Every time I tell someone what I do for a living, they take it as an opportunity to get some free sex and relationship advice. I don’t really mind because this is what interests me after all. Not only that, but the questions I get asked serve as great fodder for the blog! One of the most interesting questions I’ve been asked lately came from a woman I met at a party who was very concerned that her boyfriend might secretly be gay. Below, I provide a recap of her story and a more elaborated version of my response.
My boyfriend is a masculine guy. He’s a steel worker, which means he’s pretty built and pretty macho. We’ve been together for a little while and have a good sex life. However, the other day, he asked me to put my stockings on him while we were making love. I thought it was a joke at first and played along. But it turns out it wasn’t a joke at all—he really enjoyed it. And I mean REALLY enjoyed it. Now it seems like he wants to wear them all the time. I’m confused. Is he gay or what?
Without meeting your boyfriend or talking to him, I can’t tell you with absolute certainly what’s going on, but my guess is that he’s not gay at all. Instead, it sounds like what’s going on here is that your boyfriend has a fetish for women’s stockings. Fetishes refer to cases where a person’s sexual desires and behaviors are dependent upon the presence of a specific object, such as shoes, panties, or feet (although people can have fetishes for virtually anything). People with fetishes need their object around during sexual activity in order to achieve maximum pleasure. It may still be possible for them to become aroused and achieve orgasm without the object, but sexual pleasure is usually less intense in these cases.
Fetishists connect their objects to sex in different ways. Some people like to fondle, sniff, or lick their items, while others like to wear them. In the case of people who like to wear clothing of the other sex (i.e., men who dress up as women or women who dress up as men), this is known as transvestic fetishism or transvestism. There are varying degrees of transvestism, with some people wearing just one piece of the other sex’s clothing, and others giving it the full Rocky Horror treatment. So although your boyfriend isn’t putting on makeup and dresses (at least not that I know of), the fact that he likes to wear your stocking during sex suggests that he is probably a transvestite.
Here are a couple of important things you should know about transvestism: First, your typical transvestite is actually a heterosexual, married man.1 Contrary to popular belief, a guy who gets turned on by wearing women’s clothes is unlikely to be gay. Second, although transvestic fetishism appears in the DSM, the manual that psychiatrists and psychologist use in diagnosing mental disorders, it is not truly considered a disorder unless it causes personal distress or impairment in one’s life. So unless the desire to wear stockings during sex is causing your boyfriend personal problems, his behavior does not necessarily meet the clinical criteria that would merit treatment. And third, being a transvestite just means you get turned on by dressing up as a member of the other sex--it does not mean that you actually want a sex change (see here for an article about the difference between transvestites and transsexuals).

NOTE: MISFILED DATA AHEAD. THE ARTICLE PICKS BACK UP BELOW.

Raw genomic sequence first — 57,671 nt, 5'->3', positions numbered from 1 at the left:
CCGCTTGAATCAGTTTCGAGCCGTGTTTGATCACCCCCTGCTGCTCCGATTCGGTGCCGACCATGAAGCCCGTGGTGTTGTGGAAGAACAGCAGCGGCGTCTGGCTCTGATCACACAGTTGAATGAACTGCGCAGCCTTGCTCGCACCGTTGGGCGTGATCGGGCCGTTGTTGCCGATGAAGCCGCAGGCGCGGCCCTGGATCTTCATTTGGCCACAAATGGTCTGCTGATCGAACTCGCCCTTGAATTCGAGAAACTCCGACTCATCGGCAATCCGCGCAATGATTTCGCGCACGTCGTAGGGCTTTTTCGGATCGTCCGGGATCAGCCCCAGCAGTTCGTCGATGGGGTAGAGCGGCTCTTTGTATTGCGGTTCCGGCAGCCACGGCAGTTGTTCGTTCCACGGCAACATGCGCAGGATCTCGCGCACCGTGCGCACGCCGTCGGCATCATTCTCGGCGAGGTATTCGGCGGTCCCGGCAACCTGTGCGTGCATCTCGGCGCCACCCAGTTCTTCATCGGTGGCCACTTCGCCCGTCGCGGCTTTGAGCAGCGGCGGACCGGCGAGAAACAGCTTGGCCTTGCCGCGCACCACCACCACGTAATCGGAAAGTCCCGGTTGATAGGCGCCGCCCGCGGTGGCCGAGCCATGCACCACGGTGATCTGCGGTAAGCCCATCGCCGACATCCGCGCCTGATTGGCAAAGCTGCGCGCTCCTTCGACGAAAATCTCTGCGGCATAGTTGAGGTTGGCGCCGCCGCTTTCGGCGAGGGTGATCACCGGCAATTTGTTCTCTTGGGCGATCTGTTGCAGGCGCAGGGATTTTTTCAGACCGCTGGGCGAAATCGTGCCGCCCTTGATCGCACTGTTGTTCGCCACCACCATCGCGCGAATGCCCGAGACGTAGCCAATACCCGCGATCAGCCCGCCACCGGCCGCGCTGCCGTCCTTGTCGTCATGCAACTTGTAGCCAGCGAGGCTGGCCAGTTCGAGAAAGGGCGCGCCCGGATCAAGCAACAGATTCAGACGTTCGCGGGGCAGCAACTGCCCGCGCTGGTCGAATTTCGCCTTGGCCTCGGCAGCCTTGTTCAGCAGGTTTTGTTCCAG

What you need to decide is whether you’re comfortable with your boyfriend’s sexual behavior. If it’s something that really bothers you or turns you off, there probably isn’t much hope for the relationship. He may be very comfortable with himself and his sexuality, so he may have no desire to change and you do not have the ability to force him to do so. And even if he does want to change, treatment of fetishes can be difficult, so there’s no guarantee that he will lose his penchant for stockings. However, if you think you can live with and accept this behavior, there’s no reason you two can’t have a normal and healthy relationship. In fact, research on cross-dressing married men has found that most wives are actually accepting of their husband’s behavior.2 Some of these women reported going as far as helping their husbands get dressed in women’s clothes—and some even said they helped their husbands apply makeup! As you can see, fetishes don’t necessarily have to be a relationship deal-breaker. You just have to figure out if he’s the right guy for you.
To read more about fetishes and why they develop in the first place, check out this article.
For past Sex Question Friday posts, see here. Want to learn more about The Psychology of Human Sexuality? Click here for a complete list of articles or like the Facebook page to get articles delivered to your newsfeed.
1Docter, R. F., & Prince, V. (1997). Transvestism: A survey of 1032 cross-dressers. Archives of Sexual Behavior, 26, 589-605.
2Talamini, J. T. (1982). Boys will be girls: The hidden world of the heterosexual male transvestite. Washington D.C.: University Press.
Image Soure: http://samsthatoneguy.tumblr.com/post/18195918396/intensively-looking-at-the-shadow-in-front-of-the